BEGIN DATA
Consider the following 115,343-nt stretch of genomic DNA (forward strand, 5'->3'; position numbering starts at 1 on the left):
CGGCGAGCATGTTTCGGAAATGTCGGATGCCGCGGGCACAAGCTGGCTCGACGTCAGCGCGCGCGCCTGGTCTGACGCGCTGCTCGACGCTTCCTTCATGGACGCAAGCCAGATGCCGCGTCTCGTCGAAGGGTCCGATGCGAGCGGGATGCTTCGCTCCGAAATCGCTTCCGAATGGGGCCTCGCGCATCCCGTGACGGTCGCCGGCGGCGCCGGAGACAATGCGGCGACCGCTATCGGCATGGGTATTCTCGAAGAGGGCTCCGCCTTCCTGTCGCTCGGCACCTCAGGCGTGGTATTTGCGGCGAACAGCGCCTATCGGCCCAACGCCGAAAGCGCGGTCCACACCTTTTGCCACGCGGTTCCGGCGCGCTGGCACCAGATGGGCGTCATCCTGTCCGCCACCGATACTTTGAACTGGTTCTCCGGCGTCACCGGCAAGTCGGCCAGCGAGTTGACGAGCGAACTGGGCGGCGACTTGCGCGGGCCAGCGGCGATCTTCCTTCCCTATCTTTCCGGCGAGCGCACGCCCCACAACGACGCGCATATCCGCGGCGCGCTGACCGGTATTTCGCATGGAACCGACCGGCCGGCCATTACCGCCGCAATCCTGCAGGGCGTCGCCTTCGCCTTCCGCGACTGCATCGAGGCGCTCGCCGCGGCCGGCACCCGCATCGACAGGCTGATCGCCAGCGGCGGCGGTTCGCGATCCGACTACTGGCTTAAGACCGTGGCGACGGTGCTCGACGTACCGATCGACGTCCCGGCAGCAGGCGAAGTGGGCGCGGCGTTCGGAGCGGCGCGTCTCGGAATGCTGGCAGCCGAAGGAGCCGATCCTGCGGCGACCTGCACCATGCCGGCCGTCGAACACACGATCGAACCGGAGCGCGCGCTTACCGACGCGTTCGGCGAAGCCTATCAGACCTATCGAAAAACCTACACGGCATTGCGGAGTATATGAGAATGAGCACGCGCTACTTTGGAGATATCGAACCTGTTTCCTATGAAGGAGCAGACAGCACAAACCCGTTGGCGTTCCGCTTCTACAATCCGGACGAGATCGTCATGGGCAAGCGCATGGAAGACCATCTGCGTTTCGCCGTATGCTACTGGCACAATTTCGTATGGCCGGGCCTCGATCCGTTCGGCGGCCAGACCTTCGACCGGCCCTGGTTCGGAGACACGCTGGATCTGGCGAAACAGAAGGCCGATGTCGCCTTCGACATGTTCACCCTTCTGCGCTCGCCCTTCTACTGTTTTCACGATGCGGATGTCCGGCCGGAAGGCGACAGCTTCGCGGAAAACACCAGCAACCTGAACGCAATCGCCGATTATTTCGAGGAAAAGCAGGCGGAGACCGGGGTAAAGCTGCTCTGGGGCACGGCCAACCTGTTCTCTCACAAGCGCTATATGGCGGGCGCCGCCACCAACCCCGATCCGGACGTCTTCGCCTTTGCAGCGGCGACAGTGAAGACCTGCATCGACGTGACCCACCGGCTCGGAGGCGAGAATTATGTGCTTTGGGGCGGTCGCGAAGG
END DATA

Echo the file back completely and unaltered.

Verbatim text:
Consider the following 115,343-nt stretch of genomic DNA (forward strand, 5'->3'; position numbering starts at 1 on the left):
CGGCGAGCATGTTTCGGAAATGTCGGATGCCGCGGGCACAAGCTGGCTCGACGTCAGCGCGCGCGCCTGGTCTGACGCGCTGCTCGACGCTTCCTTCATGGACGCAAGCCAGATGCCGCGTCTCGTCGAAGGGTCCGATGCGAGCGGGATGCTTCGCTCCGAAATCGCTTCCGAATGGGGCCTCGCGCATCCCGTGACGGTCGCCGGCGGCGCCGGAGACAATGCGGCGACCGCTATCGGCATGGGTATTCTCGAAGAGGGCTCCGCCTTCCTGTCGCTCGGCACCTCAGGCGTGGTATTTGCGGCGAACAGCGCCTATCGGCCCAACGCCGAAAGCGCGGTCCACACCTTTTGCCACGCGGTTCCGGCGCGCTGGCACCAGATGGGCGTCATCCTGTCCGCCACCGATACTTTGAACTGGTTCTCCGGCGTCACCGGCAAGTCGGCCAGCGAGTTGACGAGCGAACTGGGCGGCGACTTGCGCGGGCCAGCGGCGATCTTCCTTCCCTATCTTTCCGGCGAGCGCACGCCCCACAACGACGCGCATATCCGCGGCGCGCTGACCGGTATTTCGCATGGAACCGACCGGCCGGCCATTACCGCCGCAATCCTGCAGGGCGTCGCCTTCGCCTTCCGCGACTGCATCGAGGCGCTCGCCGCGGCCGGCACCCGCATCGACAGGCTGATCGCCAGCGGCGGCGGTTCGCGATCCGACTACTGGCTTAAGACCGTGGCGACGGTGCTCGACGTACCGATCGACGTCCCGGCAGCAGGCGAAGTGGGCGCGGCGTTCGGAGCGGCGCGTCTCGGAATGCTGGCAGCCGAAGGAGCCGATCCTGCGGCGACCTGCACCATGCCGGCCGTCGAACACACGATCGAACCGGAGCGCGCGCTTACCGACGCGTTCGGCGAAGCCTATCAGACCTATCGAAAAACCTACACGGCATTGCGGAGTATATGAGAATGAGCACGCGCTACTTTGGAGATATCGAACCTGTTTCCTATGAAGGAGCAGACAGCACAAACCCGTTGGCGTTCCGCTTCTACAATCCGGACGAGATCGTCATGGGCAAGCGCATGGAAGACCATCTGCGTTTCGCCGTATGCTACTGGCACAATTTCGTATGGCCGGGCCTCGATCCGTTCGGCGGCCAGACCTTCGACCGGCCCTGGTTCGGAGACACGCTGGATCTGGCGAAACAGAAGGCCGATGTCGCCTTCGACATGTTCACCCTTCTGCGCTCGCCCTTCTACTGTTTTCACGATGCGGATGTCCGGCCGGAAGGCGACAGCTTCGCGGAAAACACCAGCAACCTGAACGCAATCGCCGATTATTTCGAGGAAAAGCAGGCGGAGACCGGGGTAAAGCTGCTCTGGGGCACGGCCAACCTGTTCTCTCACAAGCGCTATATGGCGGGCGCCGCCACCAACCCCGATCCGGACGTCTTCGCCTTTGCAGCGGCGACAGTGAAGACCTGCATCGACGTGACCCACCGGCTCGGAGGCGAGAATTATGTGCTTTGGGGCGGTCGCGAAGG